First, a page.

A nonprofit publication of the Kentucky Center for Public Service Journalism

International Walk to School Day paired with a health and fitness day at Garden Springs


 Safe Kids Fayette County partnered with Garden Springs Elementary for this year's Walk to School Day.

Safe Kids Fayette County partnered with Garden Springs Elementary for this year’s Walk to School Day. (Photo by Tammy L. Lane)

 
By Tammy L. Lane
Special to KyForward
 
Students and staff at Garden Springs Elementary in Lexington stretched International Walk to School Day into a day-long whirlwind of outdoor activities. With stations ranging from jazzercise, martial arts and jump rope to dental hygiene and healthy eating, the day had something for everyone. And at the closing pep rally on the front lawn, they learned the PTA’s annual walk-a-thon had yielded $7,838 to supplement the school’s computer lab.
 

   Staff from the pediatrics unit at Cardinal Hill Rehabilitation Hospital shared tips for bicycle safety. (Photo by Tammy L. Lane)

Staff from the pediatrics unit at Cardinal Hill Rehabilitation Hospital shared tips for bicycle safety. (Photo by Tammy L. Lane)

“The students got a one-time pledge donation for walking for 30 minutes, and we offered healthy incentives such as extra recess or a day with the gym teacher,” said parent organizer Emily Stuart. “We call it a walk-a-thon, but it’s evolved into something a lot more, really. It’s about getting kids excited about making better choices for their body. It’s to show them it can be fun to make good choices.”
 
So when Safe Kids Fayette County put out the call about 2014’s Walk to School Day, Garden Springs was eager to pair the opportunity with its planned health and fitness day. Safe Kids partners with a different elementary school each October to promote physical activity, to improve air quality (reduced gas emissions from fewer cars driving to school) and to foster pedestrian and bike safety. “With it being a neighborhood school, we have a large number of walkers,” said Tiffany Runyon, the Family Resource Center coordinator at Garden Springs.
 
Safe Kids volunteers came out before and after school to walk a few blocks with students, who received wristbands. In the morning, a handful of football players from the University of Kentucky signed kids’ T-shirts, and in the afternoon, five UK cheerleaders led off the pep rally. Mayor Jim Gray also read a Walk to School Day proclamation praising their efforts and congratulated the students who collected the most walk-a-thon pledges.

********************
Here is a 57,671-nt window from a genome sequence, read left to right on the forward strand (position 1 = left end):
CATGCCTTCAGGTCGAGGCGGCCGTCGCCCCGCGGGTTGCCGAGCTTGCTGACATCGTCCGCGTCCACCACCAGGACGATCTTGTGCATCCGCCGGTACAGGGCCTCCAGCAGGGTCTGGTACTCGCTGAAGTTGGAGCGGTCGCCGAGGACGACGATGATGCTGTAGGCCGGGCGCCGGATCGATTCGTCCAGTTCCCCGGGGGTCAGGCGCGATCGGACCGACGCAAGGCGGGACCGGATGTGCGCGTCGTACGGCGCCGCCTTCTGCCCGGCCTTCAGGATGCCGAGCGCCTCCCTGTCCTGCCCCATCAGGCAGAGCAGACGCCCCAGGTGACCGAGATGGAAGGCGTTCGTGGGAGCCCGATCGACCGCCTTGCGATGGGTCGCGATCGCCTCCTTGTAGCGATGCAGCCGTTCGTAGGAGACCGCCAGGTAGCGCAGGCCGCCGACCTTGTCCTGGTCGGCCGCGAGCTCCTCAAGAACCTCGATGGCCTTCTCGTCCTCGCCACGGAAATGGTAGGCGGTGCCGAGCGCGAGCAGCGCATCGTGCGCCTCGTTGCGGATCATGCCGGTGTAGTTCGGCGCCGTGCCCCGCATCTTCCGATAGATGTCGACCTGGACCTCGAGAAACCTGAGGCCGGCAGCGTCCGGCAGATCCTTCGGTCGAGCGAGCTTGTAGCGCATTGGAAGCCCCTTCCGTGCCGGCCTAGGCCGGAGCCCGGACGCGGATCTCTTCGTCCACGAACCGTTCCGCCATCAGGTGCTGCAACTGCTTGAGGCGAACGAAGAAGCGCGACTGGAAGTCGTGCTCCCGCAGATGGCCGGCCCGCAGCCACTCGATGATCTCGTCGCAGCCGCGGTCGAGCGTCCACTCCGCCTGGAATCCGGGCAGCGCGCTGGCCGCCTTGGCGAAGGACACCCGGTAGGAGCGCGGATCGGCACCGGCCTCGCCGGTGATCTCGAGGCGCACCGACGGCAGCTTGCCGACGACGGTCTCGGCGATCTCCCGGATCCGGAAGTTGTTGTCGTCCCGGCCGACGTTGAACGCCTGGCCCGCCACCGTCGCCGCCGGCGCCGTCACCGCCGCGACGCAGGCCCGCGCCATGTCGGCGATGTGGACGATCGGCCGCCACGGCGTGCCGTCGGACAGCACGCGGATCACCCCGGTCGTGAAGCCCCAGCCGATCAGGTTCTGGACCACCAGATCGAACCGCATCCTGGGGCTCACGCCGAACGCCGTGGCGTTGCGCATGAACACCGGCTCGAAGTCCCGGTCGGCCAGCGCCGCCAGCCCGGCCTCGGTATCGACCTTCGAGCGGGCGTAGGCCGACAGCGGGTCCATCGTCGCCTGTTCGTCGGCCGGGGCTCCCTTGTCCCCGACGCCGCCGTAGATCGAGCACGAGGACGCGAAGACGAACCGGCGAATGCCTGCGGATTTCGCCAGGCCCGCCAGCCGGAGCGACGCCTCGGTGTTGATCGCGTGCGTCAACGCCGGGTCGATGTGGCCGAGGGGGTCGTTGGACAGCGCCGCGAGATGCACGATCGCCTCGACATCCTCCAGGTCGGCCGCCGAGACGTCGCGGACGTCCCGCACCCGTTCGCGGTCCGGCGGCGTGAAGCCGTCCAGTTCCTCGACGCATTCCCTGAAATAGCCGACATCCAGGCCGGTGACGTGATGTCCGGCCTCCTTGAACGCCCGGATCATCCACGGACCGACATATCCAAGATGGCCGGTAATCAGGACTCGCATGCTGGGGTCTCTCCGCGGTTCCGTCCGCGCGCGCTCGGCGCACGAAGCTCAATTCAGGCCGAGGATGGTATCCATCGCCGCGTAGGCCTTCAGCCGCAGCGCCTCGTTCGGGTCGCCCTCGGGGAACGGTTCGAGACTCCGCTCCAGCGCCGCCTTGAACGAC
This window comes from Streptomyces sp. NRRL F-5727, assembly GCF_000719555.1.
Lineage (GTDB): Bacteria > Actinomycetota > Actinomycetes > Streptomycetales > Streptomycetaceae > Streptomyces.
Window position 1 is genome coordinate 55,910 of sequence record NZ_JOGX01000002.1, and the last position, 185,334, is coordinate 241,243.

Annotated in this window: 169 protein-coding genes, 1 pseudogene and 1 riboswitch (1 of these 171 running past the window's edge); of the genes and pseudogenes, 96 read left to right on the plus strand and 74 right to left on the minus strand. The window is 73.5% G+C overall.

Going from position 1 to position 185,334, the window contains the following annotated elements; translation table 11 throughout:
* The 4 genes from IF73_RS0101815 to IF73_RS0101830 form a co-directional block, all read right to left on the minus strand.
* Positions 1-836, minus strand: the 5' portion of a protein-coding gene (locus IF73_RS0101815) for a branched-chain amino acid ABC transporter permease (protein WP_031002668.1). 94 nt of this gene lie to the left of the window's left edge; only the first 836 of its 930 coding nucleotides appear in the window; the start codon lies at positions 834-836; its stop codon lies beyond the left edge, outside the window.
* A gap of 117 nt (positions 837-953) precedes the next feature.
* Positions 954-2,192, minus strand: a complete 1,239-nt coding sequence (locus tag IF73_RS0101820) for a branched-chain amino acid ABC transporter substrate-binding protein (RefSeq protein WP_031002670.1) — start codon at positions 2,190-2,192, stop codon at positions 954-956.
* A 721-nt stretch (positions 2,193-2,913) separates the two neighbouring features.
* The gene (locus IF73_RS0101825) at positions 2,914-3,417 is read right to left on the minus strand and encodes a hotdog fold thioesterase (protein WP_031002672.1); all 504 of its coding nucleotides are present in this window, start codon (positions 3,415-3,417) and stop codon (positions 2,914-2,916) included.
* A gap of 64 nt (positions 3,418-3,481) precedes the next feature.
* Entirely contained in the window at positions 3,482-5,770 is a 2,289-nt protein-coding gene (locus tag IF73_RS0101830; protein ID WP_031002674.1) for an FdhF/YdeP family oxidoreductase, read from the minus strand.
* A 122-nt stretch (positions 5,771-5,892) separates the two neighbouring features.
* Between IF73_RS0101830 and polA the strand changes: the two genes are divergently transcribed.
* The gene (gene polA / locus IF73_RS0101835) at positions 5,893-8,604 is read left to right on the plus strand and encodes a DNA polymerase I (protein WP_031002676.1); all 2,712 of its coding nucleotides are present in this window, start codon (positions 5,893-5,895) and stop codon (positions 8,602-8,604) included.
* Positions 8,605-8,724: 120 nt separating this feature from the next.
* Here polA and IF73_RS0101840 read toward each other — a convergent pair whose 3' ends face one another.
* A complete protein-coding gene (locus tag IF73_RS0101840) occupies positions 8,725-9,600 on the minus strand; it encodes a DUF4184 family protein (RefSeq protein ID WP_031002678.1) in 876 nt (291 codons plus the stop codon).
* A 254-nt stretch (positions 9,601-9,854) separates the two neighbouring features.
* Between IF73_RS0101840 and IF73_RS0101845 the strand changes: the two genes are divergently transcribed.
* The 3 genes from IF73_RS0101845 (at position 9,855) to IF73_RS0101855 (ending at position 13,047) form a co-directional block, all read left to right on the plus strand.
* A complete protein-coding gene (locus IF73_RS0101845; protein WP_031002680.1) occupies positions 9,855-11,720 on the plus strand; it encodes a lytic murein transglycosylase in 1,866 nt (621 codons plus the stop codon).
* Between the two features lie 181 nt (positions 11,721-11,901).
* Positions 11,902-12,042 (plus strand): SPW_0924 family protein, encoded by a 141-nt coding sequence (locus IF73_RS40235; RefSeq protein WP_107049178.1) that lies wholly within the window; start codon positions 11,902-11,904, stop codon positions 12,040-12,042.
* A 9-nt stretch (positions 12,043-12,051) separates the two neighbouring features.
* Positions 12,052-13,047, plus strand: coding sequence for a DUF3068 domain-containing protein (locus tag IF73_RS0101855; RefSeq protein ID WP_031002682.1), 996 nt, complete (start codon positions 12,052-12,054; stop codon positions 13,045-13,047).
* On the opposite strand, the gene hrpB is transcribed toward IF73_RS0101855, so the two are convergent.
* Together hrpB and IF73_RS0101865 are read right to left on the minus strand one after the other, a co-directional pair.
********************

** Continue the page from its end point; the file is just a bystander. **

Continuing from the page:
Garden Springs Elementary combined Walk to School Day with its planned health and fitness day activities. (Photo by Tammy L. Lane)

Garden Springs Elementary combined Walk to School Day with its planned health and fitness day activities. (Photo by Tammy L. Lane)

Two days earlier, Safe Kids set up a mini city in the gym, complete with crosswalk mats, traffic lights and laminated road signs. The entire school – kindergarten through fifth grade – rotated through for the pedestrian safety lessons and took home stickers that reminded them: Use your head before you use your feet. “They covered ways to safely cross the street, such as looking both ways and crossing between the white lines and not going in between cars,” Runyon recalled. “They also talked about wearing reflective clothing at night and why that’s important and using sidewalks and bike lanes when possible.”
 
In addition, Safe Kids set up a special station for fourth- and fifth-graders that focused on potential distractions such as headphones and smartphones, which can be hazardous for pedestrians and for drivers. “When people are distracted, that’s when you’re at risk for things to happen,” said Sherri Hannan, the Safe Kids program coordinator. “These are life-long lessons,” she noted. “They need to take responsibility for not putting themselves in harm’s way.”
 
Runyon agreed. “Kids need to be safe when crossing streets and really pay attention because drivers are so distracted nowadays,” she said. “Don’t take shortcuts, use good judgment and make sure you’re paying attention.”
 
Tammy L. Lane is a media and communications specialist with the Fayette County Public Schools.


Related Posts

Leave a Comment